Kharcho Soup Recipe (Georgian Beef Soup)

Riding out Coronavirus in Tbilisi has its perks. I’m right around the corner from hiking trails, have an endless list of Georgian wine to sample, and all the time in the world to learn my favorite Georgian dishes such as khinkali, Adjarian khachapuri, and now kharcho soup. This hearty kharcho soup recipe is the comfort food of dreams and loaded with rich herby and garlicky flavor that just makes ya feel warm and happy inside. It’s celebrated all across Georgia and a favorite for warming up during the winter season. Despite it being the heat of June and steadily in the 90s every day, I can’t help but enjoy this delicious soup regularly! I hope you enjoy it, too.

What is kharcho?

So, kharcho can be made in a number of ways, but the most common differentiators are with and without walnuts and thick or soupy. The easiest way to name them is Megrelian kharcho (thick and stewed in walnut paste) and kharcho soup (brothy and herby). They are both equally delicious, but today I am putting the spotlight on kharcho soup. It’s far more soupy than it’s walnut counterpart and has subtle spiciness with bursts of flavor throughout. It is also made with very basic ingredients and doesn’t have any complicated steps.

To brown or not to brown?

Traditionally, the meat is boiled right away but I prefer to do a quick brown before boiling. I personally enjoy the texture more this way and think it adds to the body of the broth. I also trim the fat from the beef – it’s just my preference and the fat scraps make for great dog treats If you wish, you can bypass both of these steps and have even less fuss. Either way, this is a classic low and slow soup that requires little work that will have your house smelling amazing and your neighbors asking if they can join.

What are tkemali and khmeli-suneli?

Tkemali is Georgian sour plum sauce. It’s considered one of the world’s most unique sauces to try and can be used on everything from fried eggs to garlic bread to the most common – grilled meat. Khmeli – suneli is a common spice used in Georgian dishes. It is made up mainly of blue fenugreek, savory, dill, cilantro, bay, and other various herbs. If you’re unable to find khmeli-suneli, you can make your own with my blend in the recipe notes. They are both uniquelly Georgian and quite hard to find outside the Caucacus region so be sure to check the substituions in my recipe notes at the bottom!


  • 2 tbsp olive oil

  • 1 kg beef chuck (or beef stew equivalent)

  • 2 medium white onions diced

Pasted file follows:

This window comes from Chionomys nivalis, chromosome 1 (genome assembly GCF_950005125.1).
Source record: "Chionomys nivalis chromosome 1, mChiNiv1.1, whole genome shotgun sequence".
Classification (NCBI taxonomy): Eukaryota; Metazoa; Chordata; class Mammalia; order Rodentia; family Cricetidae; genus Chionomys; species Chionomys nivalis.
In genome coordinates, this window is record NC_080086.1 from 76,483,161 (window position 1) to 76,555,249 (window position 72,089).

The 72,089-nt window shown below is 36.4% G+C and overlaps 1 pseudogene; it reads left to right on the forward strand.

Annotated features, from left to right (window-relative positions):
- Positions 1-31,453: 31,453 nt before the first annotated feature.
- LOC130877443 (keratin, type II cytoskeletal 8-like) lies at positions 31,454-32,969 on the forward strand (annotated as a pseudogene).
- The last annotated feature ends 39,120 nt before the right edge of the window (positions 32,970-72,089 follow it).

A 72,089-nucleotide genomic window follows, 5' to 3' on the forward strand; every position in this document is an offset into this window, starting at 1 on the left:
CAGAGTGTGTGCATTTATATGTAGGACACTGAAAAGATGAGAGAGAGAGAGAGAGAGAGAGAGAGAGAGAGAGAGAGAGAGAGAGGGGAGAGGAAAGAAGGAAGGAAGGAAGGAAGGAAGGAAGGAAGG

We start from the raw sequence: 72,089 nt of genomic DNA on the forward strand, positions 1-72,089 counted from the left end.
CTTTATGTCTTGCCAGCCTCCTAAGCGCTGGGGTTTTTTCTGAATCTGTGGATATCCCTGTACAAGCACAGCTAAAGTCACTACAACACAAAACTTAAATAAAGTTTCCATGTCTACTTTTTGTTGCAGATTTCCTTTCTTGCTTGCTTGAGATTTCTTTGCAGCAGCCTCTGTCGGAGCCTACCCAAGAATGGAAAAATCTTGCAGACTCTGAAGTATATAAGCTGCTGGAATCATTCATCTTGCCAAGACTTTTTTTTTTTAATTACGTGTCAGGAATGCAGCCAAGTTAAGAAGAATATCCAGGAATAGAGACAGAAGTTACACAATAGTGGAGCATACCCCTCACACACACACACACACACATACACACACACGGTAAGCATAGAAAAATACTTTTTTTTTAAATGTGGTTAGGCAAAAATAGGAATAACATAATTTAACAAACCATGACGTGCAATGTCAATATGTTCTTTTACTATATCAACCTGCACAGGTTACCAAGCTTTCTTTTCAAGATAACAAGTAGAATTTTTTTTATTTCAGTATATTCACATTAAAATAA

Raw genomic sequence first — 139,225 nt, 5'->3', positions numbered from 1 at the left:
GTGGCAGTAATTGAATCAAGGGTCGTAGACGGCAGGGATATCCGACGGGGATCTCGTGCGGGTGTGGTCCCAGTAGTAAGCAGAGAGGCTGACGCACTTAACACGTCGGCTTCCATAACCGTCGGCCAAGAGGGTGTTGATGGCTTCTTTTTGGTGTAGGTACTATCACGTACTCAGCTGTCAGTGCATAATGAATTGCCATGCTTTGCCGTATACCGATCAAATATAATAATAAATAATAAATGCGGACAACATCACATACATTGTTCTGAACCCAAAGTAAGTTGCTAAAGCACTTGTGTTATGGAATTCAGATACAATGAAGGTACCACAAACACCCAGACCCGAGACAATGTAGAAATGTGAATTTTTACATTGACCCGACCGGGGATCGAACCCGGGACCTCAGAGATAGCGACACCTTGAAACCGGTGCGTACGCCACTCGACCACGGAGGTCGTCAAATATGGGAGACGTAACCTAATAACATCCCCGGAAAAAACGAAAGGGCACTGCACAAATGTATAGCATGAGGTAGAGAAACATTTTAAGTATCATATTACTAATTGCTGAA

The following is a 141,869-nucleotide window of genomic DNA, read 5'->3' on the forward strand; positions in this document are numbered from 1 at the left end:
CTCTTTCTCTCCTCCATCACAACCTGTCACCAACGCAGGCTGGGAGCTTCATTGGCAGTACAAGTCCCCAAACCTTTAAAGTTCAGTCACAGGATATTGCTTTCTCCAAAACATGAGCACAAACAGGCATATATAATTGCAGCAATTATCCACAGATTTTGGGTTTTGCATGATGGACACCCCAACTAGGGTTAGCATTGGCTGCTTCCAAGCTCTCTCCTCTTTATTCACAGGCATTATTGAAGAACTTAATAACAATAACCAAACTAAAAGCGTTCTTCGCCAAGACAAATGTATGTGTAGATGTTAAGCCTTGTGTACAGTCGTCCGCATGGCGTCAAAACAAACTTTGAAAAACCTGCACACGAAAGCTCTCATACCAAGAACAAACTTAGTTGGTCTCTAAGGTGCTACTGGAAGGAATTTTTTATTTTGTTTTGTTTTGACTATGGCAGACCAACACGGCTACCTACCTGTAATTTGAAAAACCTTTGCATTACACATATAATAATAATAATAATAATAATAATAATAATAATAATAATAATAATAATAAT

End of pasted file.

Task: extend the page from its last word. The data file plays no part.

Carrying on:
• 2 medium tomatoes diced

  • 5 garlic cloves minced or grated

  • 3/4 cup rice

  • 1 bunch cilantro chopped

  • 1 bunch parsley chopped

  • 1 tbsp tomato paste

  • 2 tbsp tkemali see notes for sub

  • 1 tbsp khmeli - suneli see notes for sub

  • 1 tbsp salt & pepper to taste

  • 1 diced chili pepper (serrano or equivalent)

  • Additional cilantro, parsley and chili pepper for garnish


  • Cut beef into 1 inch cubes, trim fat if desired and season generously with salt and black pepper, brown in large stew pot for 5 - 10 minutes until lightly browned on all sides

  • Add 9 cups of water to beef cubes. Bring to boil, then reduce to simmer and cook on low 1 1/2 - 2 hours.

  • Add diced onion, garlic, rice, tomato paste, diced tomatoes and khmeli-suneli. Cover and let cook for 20-25 minutes until rice is tender.

  • Add tkemali sauce, diced chili and chopped parsley and cilantro. Cook on low for another 10-15 minutes.

  • Serve and enjoy. Garnish with additional chopped cilantro, parsley and chili pepper.

Notes SUBSTITUTES: If you aren't in the Caucasus region, tkemali and khmeli suneli can be hard to come by - substitute with these: Tkemali: Use white wine vinegar, apple cider vinegar or a generous squeeze of half a lemon in its place. Khmeli-Suneli: make your own spice blend by grinding equal parts blue fenugreek, savory, dried dill, dried cilantro with a generous pinch of black pepper and two bay leaves. Alternatively, you can use blue fenugreek by itself. BROWNING THE MEAT: Traditionally, kharcho beef is boiled without being browned first. I prefer the texture of it being browned for a few minutes first. It adds a nice body to the broth and is just my preference. I also trim the fat. You can bypass both of these steps if you like fatty, soft beef! Both options are delicious.

Step by step instructions

Here’s what you need:

1kg (2lbs) of stew meat such as beef chuck or shoulder, rice, tomatoes, garlic, onions, tkemali (Georgian plum sauce), olive oil, tomato paste and a few spices which we will get to later and generous bunch of parsley and cilantro. Please see recipe notes below for info on substitutions.

First, brown the meat

Traditionally the meat is chopped and then boiled but I prefer to brown it first. I also prefer to trim the fat. I think it adds to the body of the broth and makes for a nice texture. Brown on all sides with olive oil for around 5-10 minutes.

Now add the water

Add around 9 cups of water after the meat has browned. Bring to a boil then reduce to simmer and let sit on low for 1 1/2 to 2 hours. Check periodically to remove any excess foam on the surface.

After 1 1/2 – 2 hours,

add the onion, rice, garlic, tomato paste, and khmeli-suneli. Let sit for 25 minutes while the rice cooks. Then add in diced tomato, diced chili, chopped parsley, cilantro, and tkemali and let sit for another 10-15 minutes.

Serve & Enjoy!

Garnish with additional chopped parsley, cilantro, and chili pepper.